"Cone-headed Grasshopper at Big Cypress WMA"

WILDLIFE PHOTOGRAPHY – BIG CYPRESS WMA, FL

This is a photograph of a Cone-headed grasshopper at Big Cypress WMA, Collier County, Florida. The photo was taken with a Nikon d80 and Nikkor 60mm lens.

Cone-headed grasshopper Trivia:

FAMILY

Long-horned Grasshoppers and Katydids Family Description

DESCRIPTION

The Cone-head Grasshoppers are members of the Long-horned Grasshopper family (family Tettigoniidae). These large insects, 1/2-3″ (14-75 mm) long, have extremely long antennae and 4-segmented tarsi. Males have flat, round hearing organs called tympana located at the base of the front tibiae. Females have flat, swordlike ovipositors. Long-horned grasshoppers range from dark brown to greenish hues. Many members of this large family are known for their songs. Most live in forest trees and shrubs, where they feed on leaves. A few species prey on insects. Eggs are inserted into plant tissues, where they usually overwinter. The Cone-head Grasshoppers are in the subfamily Copiphorinae and are recognized by their prolonged heads that are cone-like in form and their long, sword-shaped ovipositors. Conehead grasshoppers are often well-camouflaged and difficult to find.

Subject Photo exif Data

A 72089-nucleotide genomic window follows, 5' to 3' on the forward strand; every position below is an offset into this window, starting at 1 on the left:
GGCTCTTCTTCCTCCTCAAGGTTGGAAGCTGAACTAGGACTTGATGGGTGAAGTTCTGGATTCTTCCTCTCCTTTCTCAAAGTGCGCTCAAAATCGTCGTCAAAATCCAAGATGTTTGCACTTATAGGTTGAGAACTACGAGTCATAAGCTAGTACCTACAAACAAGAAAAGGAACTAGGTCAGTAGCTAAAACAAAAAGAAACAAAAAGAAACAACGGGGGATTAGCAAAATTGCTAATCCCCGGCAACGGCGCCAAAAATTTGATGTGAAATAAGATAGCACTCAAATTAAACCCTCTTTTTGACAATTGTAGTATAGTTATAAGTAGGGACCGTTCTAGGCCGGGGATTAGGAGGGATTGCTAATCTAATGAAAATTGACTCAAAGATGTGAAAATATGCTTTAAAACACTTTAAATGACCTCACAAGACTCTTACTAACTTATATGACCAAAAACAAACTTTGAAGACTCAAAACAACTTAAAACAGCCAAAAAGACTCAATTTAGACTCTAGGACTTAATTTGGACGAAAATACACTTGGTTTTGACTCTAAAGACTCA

Camera Make and Model NIKON D80

Photo taken on August 1, 2009, 7:21 pm

Focal Length 60mm

Shutter Speed 1/125

Aperture @ƒ/8

Share on Google+0Tweet about this on TwitterShare on Facebook0Share on LinkedIn0Pin on Pinterest0Digg this

11 thoughts on “Cone-headed Grasshopper

  1. 2010/05/Cone-Headed-Grasshopper.jpg Is not a photo of a grasshopper Orthoptera it is a Hemiptera or a true bug. you can tell by the mouth and the antennae. I thought you should know. It’s a rely cool insect!

  2. Nice pic, but it is no grasshopper at all nor nearly, no matter how cone-headed! It definitely is in the order Hemiptera suborder Heteroptera, one of the “true bugs”. You can read about them on Wikipedia and elsewhere. I have never seen that one so I can’t be sure, especially without having seen it from above, but if anyone said it is an Assassin bug (Reduviidae) I couldn’t call him a liar.
    Cheers,
    Jon

Leave a Reply

Your email address will not be published. Required fields are marked *

TO PREVENT SPAM, PLEASE ANSWER THE FOLLOWING. THEN PRESS * Time limit is exhausted. Please reload CAPTCHA.

This site uses Akismet to reduce spam. Learn how your comment data is processed.

Skysa App Bar